Enrique Peña Nieto on Tuesday became the first Mexican president from the Institutional Revolutionary Party (PRI) to publicly attend a Catholic Mass. The 46-year-old Peña Nieto, who took office last December, traveled to Rome to attend services at St. Peter’s held to formally install Cardinal Jorge Mario Bergoglio of Buenos Aires as Pope Francis I.
His attendance marks a milestone in Mexican-Vatican relations, which had been non-existent for 130 years.
Relations were officially broken in 1867, but a struggle between pro-Catholic politicians and non-believers continued until the so-called religious Cristero War broke out in the early 20th century. It ended in 1929, when Plutarco Elías Calles helped found the National Revolutionary Party, a predecessor to the PRI, which continued the anti-clerical restrictions that he imposed while president from 1924 to 1928.
For six decades Mexican presidents were on the most part very discreet when it came to meeting with Catholic leaders. That was until 1992, when Carlos Salinas de Gotari reformed Mexican law officially reestablishing relations with the Holy See and allowing religious organizations to legally exist.
Despite the moves, neither Salinas de Gotari nor his successor, Ernesto Zedillo, publicly attended Mass.
But with the PRI back in power after 12 years of National Action Party (PAN) governments, Peña Nieto has decided to give new emphasis to his relations with Church leaders. Even when he served as governor of Mexico State from 2005-2011, Peña Nieto gave the Vatican special attention. For example, in 2009 he introduced his then-fiancée, former soap opera actress and now-first lady Angélica Rivera, to Pope Benedict XVI and announced his plans to marry her.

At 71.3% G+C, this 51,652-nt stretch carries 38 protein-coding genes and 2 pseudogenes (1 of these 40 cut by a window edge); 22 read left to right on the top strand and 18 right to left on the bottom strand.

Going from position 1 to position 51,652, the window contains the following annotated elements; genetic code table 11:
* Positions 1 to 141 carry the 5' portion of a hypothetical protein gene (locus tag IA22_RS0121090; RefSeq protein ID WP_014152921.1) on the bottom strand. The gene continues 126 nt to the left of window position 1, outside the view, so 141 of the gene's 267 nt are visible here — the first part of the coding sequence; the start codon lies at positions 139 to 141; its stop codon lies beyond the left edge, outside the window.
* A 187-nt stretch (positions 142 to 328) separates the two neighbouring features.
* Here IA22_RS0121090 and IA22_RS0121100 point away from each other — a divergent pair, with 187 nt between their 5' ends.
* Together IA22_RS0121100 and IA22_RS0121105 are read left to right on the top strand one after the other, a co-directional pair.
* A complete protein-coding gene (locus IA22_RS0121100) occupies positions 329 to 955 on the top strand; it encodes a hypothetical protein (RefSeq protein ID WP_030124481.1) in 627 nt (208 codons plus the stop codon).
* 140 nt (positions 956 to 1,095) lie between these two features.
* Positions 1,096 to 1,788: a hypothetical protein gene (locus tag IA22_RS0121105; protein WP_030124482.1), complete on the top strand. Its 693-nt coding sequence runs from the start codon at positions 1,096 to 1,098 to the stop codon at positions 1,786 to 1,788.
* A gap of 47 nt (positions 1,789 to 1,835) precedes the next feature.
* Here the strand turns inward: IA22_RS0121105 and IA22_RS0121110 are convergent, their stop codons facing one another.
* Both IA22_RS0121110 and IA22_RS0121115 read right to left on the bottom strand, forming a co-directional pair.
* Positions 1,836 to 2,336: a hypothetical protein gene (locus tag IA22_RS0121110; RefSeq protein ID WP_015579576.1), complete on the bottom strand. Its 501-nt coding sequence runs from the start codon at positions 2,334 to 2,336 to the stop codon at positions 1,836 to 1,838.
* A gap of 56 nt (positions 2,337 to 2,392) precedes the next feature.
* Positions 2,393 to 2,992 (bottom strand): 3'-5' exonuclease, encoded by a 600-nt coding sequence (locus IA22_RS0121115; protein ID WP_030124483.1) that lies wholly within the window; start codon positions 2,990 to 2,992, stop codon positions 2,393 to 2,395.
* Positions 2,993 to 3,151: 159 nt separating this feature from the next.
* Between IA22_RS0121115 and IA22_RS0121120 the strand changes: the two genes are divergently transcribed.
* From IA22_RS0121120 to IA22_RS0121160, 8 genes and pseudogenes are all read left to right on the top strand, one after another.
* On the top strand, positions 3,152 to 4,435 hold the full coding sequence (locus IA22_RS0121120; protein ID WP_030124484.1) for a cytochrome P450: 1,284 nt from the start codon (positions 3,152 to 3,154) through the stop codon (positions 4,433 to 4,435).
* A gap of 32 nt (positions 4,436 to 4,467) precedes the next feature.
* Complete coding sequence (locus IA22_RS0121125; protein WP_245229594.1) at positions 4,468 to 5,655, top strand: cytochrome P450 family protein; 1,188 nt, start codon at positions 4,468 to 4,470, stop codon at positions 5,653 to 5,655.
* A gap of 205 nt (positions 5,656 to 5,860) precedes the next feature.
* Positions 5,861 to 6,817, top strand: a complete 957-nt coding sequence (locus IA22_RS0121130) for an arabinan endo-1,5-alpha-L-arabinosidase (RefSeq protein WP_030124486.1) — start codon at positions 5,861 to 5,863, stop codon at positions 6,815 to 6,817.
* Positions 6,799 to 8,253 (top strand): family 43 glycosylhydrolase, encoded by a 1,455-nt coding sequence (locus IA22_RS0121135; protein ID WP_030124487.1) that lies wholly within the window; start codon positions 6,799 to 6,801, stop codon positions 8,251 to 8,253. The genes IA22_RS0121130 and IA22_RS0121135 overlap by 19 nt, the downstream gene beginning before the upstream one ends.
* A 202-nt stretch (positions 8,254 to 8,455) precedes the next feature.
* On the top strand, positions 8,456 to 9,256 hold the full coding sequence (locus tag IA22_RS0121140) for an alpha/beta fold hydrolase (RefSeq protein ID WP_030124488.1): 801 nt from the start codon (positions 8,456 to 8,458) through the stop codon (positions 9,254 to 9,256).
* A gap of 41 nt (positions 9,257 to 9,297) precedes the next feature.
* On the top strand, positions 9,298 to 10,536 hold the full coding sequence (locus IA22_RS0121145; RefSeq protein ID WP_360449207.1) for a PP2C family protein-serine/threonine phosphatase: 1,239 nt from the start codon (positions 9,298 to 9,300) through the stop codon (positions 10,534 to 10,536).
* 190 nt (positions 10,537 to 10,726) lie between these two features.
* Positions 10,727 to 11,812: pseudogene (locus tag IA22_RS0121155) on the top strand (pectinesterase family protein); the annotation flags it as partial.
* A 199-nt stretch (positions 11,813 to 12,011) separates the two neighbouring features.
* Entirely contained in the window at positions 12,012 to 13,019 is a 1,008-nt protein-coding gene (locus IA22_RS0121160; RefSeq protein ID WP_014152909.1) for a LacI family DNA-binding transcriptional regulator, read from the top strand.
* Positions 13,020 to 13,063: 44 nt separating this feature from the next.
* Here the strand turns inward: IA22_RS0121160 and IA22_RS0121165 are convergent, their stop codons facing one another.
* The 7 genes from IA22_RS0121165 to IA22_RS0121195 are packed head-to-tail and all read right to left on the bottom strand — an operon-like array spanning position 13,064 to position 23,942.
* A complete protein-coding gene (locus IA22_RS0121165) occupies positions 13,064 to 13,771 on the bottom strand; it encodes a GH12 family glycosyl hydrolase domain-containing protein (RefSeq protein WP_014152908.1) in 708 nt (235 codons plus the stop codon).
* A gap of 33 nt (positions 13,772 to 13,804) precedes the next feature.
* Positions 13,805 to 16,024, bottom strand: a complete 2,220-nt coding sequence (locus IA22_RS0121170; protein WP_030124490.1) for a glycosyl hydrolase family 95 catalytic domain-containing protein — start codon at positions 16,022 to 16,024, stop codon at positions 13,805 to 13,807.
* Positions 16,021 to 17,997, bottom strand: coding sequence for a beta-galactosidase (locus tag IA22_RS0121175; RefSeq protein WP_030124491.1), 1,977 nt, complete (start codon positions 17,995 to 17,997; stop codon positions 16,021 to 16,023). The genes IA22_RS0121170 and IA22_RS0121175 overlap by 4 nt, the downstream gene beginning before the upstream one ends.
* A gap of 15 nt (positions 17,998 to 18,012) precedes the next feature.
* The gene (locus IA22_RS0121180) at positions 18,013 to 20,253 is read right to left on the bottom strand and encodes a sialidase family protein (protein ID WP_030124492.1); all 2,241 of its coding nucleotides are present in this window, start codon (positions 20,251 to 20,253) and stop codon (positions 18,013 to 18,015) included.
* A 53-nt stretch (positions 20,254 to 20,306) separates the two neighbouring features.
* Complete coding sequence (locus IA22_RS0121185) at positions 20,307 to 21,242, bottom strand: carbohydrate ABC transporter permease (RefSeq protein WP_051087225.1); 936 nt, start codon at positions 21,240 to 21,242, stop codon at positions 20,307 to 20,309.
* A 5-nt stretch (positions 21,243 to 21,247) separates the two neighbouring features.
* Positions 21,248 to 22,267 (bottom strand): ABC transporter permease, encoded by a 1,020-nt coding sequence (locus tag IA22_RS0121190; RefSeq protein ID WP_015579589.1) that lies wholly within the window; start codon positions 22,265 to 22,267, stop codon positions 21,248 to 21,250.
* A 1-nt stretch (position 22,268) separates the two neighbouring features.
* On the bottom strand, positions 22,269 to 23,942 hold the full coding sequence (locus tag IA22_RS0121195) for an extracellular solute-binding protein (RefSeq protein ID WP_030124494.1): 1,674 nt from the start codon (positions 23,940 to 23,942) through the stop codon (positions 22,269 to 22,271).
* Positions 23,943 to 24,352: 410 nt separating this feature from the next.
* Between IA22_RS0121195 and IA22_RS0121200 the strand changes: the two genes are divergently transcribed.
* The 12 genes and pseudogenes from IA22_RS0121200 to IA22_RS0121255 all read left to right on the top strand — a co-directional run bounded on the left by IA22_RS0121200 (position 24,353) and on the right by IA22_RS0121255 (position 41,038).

During its 71 years in government, from 1929-2000, the PRI stressed a lay society for Mexico’s mostly Catholic citizens. Restrictions were placed on prayers in public places and broadcasts on radio and television of religious services. Even priests and ministers from other denominations were not allowed to vote.
But the government’s attitude began to change following the historic visit in 1979 by Pope John Paul II, who was received by then-President José López Portillo, not as an official head of state, but as a religious leader.
“May your mission of peace and concord, and the efforts for justice you will carry out, be successful in the coming days,” López Portillo said. “I now leave you in the hands of the Church’s hierarchy and its faithful.”
But despite the president’s subtle welcome, hundreds of thousands of Catholics poured out onto the streets to welcome the pope, whose visit was covered live on radio and television. The contradiction of his apparent public indifference to John Paul II was discovered when it was revealed much later that López Portillo had quietly ushered the pope to Los Pinos presidential palace, where he could hold a private audience with his mother.
During Miguel de la Madrid’s term in office (1982-1988), no official visits took place. It was not until his successor, Salinas de Gotari, came to power, that the pope returned to Mexico on two occasions, in 1990 and 1993.
Vicente Fox, who was successful in dismantling the PRI’s six-decade one party rule by being elected the first PAN president, sparked controversy among lay sectors when in 2002 he kissed John Paul’s ring during the pope’s fifth and final visit to Mexico.
Felipe Calderón, also from PAN, gave Pope Benedict XVI a milder welcome, simply shaking Pope Benedict XVI’s hand when he met him in Guanajuato last March. Nevertheless, Calderón and four of the five presidential candidates, including Peña Nieto, who faced off last July, attended the pope’s Mass.
On his way to Rome on Sunday, Peña Nieto told reporters traveling with him aboard his plane that he was going to the Vatican “with the intention of greeting [Pope Francis], and congratulating him on his election.
“And I want to reiterate to him that Mexico wants cordial and respectful relations,” he said.